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Lynne Featherstone: To ask the Secretary of State for International Development what proportion of his Departments total spending on technical assistance for all-country programmes was paid in consultancy fees to individuals, firms or companies based outside the recipient country in the last period for which figures are available. 
Mr. Thomas: Information on the proportion of DFID expenditure on technical assistance for country programmes which was paid in consultancy fees to individuals, firms or companies based outside the recipient country is not available directly from central systems. Collation of this information would incur disproportionate cost.
Mr. Thomas: In my capacity as Parliamentary Under-Secretary of State for International Development I met with my hon. Friend the Member for Hendon (Mr. Dismore) and 20 representatives from the Tamil community in July 2006. Issues discussed included Tsunami relief, the peace process and DFIDs programme of assistance.
Lady Hermon: To ask the Secretary of State for Northern Ireland how many compensation applications were (a) rejected and (b) accepted by the Compensation Agency in each of the last six years; and how much was paid out by the Agency in compensation over the same period broken down by type. 
|Criminal Damage (Compensation) (Northern Ireland) Order 1977|
|Criminal Injuries (Compensation) (Northern Ireland) Order 1988|
|Criminal Injuries (Compensation) (Northern Ireland) Order 2002|
|Terrorism Act 2000|
Mr. Spellar: To ask the Secretary of State for Northern Ireland what (a) instructions are issued to staff in his Department and (b) technical procedures are in place to shut down computers at night. 
Paul Goggins: Northern Ireland Office staff are requested to minimise energy waste by turning of their computers and monitors at the end of each working day. There are no technical procedures in place to shut down computers at night.
Chris Huhne: To ask the Secretary of State for Northern Ireland what the (a) originally estimated, (b) most recently estimated and (c) outturn cost was of the five largest information technology contracts agreed by his Department with outside suppliers over the last five years. 
Paul Goggins: The following tables cover the NIO Core Department, agencies, the legal offices (Public Prosecution Service and Crown Solicitors Office) and the Bloody Sunday Inquiry (BSI). It does not cover the Northern Ireland Departments, the police or other independent bodies.
|Project||Purpose||Originally estimated (£ ex. VAT)||Most recently estimated (£ ex. VAT)||Outturn cost|
(2 ) CausewayThe increased estimated costs in relation to the Causeway Programme resulted primarily from delays in implementation due to resourcing difficulties within the Criminal Justice Organisations and the additional complexity of amending these systems. A revised Programme Plan and updated Business case was approved by the NIO in January 2007 to reflect the impact of maintaining programme support, development and implementation resources for a longer period than anticipated.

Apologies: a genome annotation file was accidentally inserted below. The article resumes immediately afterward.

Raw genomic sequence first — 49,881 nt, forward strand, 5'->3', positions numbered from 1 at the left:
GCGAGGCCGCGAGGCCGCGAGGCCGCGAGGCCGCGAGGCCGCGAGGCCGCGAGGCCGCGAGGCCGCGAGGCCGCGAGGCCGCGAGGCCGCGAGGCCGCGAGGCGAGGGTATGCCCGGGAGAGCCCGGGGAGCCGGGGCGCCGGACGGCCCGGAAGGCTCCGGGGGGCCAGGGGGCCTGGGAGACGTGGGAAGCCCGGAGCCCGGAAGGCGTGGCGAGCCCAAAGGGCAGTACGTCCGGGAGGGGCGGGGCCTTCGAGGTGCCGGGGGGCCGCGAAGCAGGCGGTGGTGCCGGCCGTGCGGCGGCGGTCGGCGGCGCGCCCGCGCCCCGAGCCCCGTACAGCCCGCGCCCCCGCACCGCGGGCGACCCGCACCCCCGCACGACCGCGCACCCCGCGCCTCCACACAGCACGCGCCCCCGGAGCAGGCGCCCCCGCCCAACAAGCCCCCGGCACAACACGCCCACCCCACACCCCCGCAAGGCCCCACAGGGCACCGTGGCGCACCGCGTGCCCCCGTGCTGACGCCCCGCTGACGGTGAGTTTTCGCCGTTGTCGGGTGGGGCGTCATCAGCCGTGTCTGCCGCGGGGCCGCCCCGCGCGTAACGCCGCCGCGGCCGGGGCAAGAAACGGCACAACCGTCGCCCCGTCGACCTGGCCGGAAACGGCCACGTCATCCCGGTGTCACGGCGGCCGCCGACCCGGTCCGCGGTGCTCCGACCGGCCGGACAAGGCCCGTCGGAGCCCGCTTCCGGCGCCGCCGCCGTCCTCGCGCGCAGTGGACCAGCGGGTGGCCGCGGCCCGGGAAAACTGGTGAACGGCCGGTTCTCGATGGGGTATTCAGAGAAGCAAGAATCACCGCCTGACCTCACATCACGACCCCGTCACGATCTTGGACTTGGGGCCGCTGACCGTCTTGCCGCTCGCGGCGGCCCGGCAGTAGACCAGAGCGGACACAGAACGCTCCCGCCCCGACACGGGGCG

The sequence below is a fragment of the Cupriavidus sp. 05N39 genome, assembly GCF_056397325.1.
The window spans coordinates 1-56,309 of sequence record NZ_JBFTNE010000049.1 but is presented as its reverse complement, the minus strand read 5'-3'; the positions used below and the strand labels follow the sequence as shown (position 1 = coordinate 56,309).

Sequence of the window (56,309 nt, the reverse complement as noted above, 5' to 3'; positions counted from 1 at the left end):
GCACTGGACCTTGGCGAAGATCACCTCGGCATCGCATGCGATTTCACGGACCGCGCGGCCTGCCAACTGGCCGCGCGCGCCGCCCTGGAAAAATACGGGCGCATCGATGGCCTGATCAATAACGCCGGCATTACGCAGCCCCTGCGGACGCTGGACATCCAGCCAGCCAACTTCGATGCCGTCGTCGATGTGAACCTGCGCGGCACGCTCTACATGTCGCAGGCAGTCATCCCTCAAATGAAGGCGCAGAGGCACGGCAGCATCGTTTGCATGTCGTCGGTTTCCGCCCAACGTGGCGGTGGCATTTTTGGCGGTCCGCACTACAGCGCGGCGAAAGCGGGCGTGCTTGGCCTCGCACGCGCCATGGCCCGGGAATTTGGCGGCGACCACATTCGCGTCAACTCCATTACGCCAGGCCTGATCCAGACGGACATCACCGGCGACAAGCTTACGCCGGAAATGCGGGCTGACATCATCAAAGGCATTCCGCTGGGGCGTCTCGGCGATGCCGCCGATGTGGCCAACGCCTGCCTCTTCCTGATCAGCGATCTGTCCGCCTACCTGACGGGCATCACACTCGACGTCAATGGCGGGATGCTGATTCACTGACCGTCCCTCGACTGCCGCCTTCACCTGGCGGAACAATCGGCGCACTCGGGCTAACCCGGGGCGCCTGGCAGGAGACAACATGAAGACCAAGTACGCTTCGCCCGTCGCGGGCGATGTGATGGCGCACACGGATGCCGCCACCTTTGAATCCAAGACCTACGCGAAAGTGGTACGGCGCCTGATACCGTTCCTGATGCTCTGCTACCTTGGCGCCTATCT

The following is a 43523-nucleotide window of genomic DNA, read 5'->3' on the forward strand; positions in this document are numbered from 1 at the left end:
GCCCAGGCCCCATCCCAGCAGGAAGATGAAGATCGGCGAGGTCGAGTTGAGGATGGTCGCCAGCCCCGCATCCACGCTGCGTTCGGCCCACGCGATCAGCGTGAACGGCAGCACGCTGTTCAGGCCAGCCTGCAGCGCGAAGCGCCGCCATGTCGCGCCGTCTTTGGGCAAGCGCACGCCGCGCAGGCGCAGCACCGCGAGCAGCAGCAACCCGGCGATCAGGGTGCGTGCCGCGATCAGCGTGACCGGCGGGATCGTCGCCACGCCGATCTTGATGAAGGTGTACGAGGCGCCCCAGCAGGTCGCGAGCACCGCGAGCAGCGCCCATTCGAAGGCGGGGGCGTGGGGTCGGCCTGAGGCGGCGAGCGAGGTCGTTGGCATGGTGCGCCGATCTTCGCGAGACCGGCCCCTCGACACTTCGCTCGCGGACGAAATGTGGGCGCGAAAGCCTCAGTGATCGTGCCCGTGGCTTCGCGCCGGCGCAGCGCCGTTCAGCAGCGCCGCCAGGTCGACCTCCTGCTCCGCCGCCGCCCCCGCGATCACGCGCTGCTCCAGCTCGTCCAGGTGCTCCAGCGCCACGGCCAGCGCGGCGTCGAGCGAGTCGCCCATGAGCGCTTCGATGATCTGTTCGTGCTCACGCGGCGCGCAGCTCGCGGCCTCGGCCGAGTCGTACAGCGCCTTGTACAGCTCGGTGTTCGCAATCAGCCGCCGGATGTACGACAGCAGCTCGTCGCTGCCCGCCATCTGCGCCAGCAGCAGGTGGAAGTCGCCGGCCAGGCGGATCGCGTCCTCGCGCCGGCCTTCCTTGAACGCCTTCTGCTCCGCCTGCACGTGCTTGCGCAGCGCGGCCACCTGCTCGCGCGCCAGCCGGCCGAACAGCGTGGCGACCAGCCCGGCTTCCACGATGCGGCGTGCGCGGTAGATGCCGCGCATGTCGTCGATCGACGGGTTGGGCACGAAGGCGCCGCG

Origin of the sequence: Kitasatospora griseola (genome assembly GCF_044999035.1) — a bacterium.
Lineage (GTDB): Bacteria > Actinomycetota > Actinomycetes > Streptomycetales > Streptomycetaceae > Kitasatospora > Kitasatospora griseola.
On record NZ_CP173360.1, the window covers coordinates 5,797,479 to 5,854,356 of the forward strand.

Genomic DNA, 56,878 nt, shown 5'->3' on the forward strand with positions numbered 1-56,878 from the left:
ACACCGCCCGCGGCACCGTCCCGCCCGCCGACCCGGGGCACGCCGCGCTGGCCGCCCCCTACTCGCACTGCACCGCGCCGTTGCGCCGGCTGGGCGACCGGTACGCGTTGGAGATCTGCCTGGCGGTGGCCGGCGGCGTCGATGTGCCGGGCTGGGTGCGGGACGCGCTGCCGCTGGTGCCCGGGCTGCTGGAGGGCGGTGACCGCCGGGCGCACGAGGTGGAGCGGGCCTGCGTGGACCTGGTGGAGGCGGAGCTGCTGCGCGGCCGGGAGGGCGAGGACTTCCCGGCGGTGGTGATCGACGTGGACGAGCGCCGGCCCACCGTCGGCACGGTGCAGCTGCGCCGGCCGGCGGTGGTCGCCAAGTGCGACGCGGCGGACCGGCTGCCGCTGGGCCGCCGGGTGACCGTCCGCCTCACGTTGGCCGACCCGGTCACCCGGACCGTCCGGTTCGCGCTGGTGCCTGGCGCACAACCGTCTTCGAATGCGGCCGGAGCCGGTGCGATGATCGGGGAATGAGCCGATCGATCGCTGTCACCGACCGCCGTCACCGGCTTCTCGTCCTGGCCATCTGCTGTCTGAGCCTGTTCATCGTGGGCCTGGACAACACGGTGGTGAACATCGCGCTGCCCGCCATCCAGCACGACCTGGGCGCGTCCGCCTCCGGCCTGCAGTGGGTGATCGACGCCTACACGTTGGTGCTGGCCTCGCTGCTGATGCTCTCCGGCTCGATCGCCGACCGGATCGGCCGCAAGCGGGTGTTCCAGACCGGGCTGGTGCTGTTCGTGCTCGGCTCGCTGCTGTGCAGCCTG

|Bloody Sunday Inquiry|
|Project||Purpose||Total outturn cost (£)|
Mr. Hain: Ministers and civil servants meet many people, including union representatives as part of the process of policy development and advice. To provide specific details of such meetings would require a manual trawl of ministerial diaries and could be provided only at disproportionate cost.
Lady Hermon: To ask the Secretary of State for Northern Ireland how many Police Service of Northern Ireland officers were assigned to the forces Drug Squad in each of the last three years, broken down by grade; and what financial resources were allocated to tackling illegal drugs in Northern Ireland over the same period. 
Paul Goggins: The operational deployment of officers is a matter for the Chief Constable. To provide information on the number of officers deployed could have adverse security or operational implications.
|Financial year||Budget (£ million)|
Lady Hermon: To ask the Secretary of State for Northern Ireland how many people were caught smuggling drugs into each prison establishment in Northern Ireland in each of the last three years; and what penalty was imposed in each case in which all legal proceedings are complete. 
Paul Goggins: In 2004, there were 46 occasions when people were caught smuggling drugs into a prison establishment. 25 resulted in the visitor being banned for a period from visiting the establishment and 21 resulted in the imposition of closed visits conditions. In 2005 there were 24 such occasions. 12 resulted in a ban and 12 in closed visits conditions.
To ask the Secretary of State for Northern Ireland what the Governments policy is on the use of (a) the Ulster flag, (b) the Cross of St. Patrick, (c) the Union flag, (d) the European
Union flag and (e) the Irish Republic flag on government buildings in Northern Ireland. 
Mr. Hain: The Flags Regulations (Northern Ireland) 2000 regulates the flying of the Union flag from Government buildings on specified days in Northern Ireland. It also permits the European flag to be flown, in conjunction with the Union Flag, on Europe Day at Government buildings that have more than one flagpole.
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